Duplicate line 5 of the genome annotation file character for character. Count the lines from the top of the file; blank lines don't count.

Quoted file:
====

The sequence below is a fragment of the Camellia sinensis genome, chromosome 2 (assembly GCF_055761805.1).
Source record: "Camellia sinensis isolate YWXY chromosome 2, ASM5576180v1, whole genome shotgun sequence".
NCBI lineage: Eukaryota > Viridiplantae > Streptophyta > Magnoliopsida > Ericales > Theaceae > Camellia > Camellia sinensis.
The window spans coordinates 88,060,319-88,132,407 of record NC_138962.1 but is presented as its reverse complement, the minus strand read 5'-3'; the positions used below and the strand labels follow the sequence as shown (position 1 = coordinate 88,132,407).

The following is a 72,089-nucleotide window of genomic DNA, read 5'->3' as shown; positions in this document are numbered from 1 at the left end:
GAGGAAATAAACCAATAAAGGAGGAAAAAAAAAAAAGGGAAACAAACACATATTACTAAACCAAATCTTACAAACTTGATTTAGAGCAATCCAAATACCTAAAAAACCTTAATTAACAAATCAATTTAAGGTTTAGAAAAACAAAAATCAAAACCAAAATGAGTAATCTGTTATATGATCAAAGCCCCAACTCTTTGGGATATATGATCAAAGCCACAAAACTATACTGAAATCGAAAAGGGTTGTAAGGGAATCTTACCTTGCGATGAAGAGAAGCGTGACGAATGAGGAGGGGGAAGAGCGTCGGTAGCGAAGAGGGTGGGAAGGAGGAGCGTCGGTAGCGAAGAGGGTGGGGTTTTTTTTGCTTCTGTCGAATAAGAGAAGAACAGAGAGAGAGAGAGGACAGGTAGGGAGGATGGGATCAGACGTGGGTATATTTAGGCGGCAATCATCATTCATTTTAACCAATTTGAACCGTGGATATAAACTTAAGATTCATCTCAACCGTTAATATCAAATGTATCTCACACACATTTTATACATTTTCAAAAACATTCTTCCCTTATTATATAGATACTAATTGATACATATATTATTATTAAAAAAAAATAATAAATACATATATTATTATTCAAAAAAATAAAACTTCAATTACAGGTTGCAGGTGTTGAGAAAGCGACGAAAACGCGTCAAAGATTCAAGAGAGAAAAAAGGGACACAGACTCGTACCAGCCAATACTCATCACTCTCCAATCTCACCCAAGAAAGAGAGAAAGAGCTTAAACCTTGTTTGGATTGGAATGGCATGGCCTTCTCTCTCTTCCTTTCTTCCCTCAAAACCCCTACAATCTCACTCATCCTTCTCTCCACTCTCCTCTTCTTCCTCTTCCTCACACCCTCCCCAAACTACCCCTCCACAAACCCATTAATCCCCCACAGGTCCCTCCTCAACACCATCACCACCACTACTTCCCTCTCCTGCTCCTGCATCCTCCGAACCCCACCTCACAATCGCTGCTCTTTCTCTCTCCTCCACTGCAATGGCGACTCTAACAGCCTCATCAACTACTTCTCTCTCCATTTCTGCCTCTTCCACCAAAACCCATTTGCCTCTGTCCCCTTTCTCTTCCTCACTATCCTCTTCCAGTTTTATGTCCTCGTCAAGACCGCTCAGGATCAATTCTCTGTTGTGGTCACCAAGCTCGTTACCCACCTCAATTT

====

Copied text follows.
The following is a 72,089-nucleotide window of genomic DNA, read 5'->3' as shown; positions in this document are numbered from 1 at the left end: